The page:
The global economy continues its journey of evolution and progression driven by industrialism as its primary force. With such a fast pace of development and recovery from several recessions over a number of years, dependency on energy sources became inevitable to satisfy the rising demand. This paper represents a proposed global energy price model that has the flexibility of modeling the energy price, using data from specific regions of the world, as well as the global energy pricing equation. The ANM (Alternate Novel Model) is presented here.
The model focuses mainly on oil price modeling, since oil accounts for more than 84% of the current world energy supply. The model duration is 50 years; starting from 1980 to 2030, model matching period from 1980 to 2011, and the prediction period is from 2012to 2030.
The modeling approach used in ANM adopts weighted averaging of individual factors and it relies on line regression technique. Therefore, future trends are being predicted based on the cyclic nature of the market and historical data "the future is reflection of the past??. ANM can then preduct the future oil prices, depending on the factors and variables that have been placed in the process for the output results.
The paper aims to propose a reliable model that accounts for most governing factors in the global energy pricing equation. All steps followed and assumptions made will be discussed in detailto clarify the working mechanism for this model and pave the road for any future modifications.
Guest editorial - No abstract available.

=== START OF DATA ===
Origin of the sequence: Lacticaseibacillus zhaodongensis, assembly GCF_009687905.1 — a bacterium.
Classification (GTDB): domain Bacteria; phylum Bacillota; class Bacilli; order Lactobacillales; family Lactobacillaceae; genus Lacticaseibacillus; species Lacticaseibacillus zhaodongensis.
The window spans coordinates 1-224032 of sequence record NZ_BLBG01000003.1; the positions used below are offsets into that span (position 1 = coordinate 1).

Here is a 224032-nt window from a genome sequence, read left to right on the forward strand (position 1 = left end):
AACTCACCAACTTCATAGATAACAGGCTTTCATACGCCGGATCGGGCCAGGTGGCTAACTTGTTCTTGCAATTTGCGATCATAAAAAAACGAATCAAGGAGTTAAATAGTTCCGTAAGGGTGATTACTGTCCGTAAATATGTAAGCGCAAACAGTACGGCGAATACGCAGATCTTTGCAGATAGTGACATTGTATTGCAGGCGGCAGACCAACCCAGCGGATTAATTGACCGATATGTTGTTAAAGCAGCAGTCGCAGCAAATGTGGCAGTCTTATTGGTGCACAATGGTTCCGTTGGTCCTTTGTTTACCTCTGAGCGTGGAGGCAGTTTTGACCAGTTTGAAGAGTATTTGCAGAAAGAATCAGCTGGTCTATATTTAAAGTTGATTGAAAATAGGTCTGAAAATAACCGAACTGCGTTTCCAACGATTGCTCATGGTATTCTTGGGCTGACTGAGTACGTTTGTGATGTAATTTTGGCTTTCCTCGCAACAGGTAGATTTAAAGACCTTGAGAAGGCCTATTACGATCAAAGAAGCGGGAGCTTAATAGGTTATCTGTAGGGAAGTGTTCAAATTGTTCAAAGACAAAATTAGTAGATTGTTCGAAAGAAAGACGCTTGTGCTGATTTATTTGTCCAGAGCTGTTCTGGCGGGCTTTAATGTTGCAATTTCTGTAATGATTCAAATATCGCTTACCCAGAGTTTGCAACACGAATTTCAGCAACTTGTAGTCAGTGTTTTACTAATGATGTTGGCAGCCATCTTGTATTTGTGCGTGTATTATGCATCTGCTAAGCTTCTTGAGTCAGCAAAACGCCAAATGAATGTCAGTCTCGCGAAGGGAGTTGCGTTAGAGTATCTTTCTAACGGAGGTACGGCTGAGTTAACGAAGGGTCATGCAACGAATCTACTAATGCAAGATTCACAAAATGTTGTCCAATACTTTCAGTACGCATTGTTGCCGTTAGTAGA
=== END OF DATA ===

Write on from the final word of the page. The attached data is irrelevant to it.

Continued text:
Poor supply chain management can set the conditions for failures of catastrophic proportions, both economically and in terms of safety. It has been the root cause of several of the largest disasters in oil and gas history. Many professionals fail to recognize important gaps due to the complexity of the web of supply relationships and the number of critical interfaces that can be misaligned. Professionals from executive offices, HSE, procurement, logistics, operations, and risk management need to take four major steps to ensure a safe supply chain: 1) Establish governance & organization to ensure organizational accountability for governance and management of supply chain risk, by appointing a supply chain czar and engaging cross-functional stakeholders; 2) Adopt an internationally accepted top-level supply chain risk management framework and articulate first-level principles, including a policy on single sourcing; 3) Universally adopt formal "reinforcing?? metrics and measurement systems, including measurement of supply chain risk, Total Cost methodologies, and quantification of the cost of supplier non-compliance; and 4) Extend supply chain strategy and policies to suppliers by scanning for suppliers that excel in HSE, setting supplier expectations and targets, training suppliers, and establishing mechanisms to hold them accountable including periodic audits.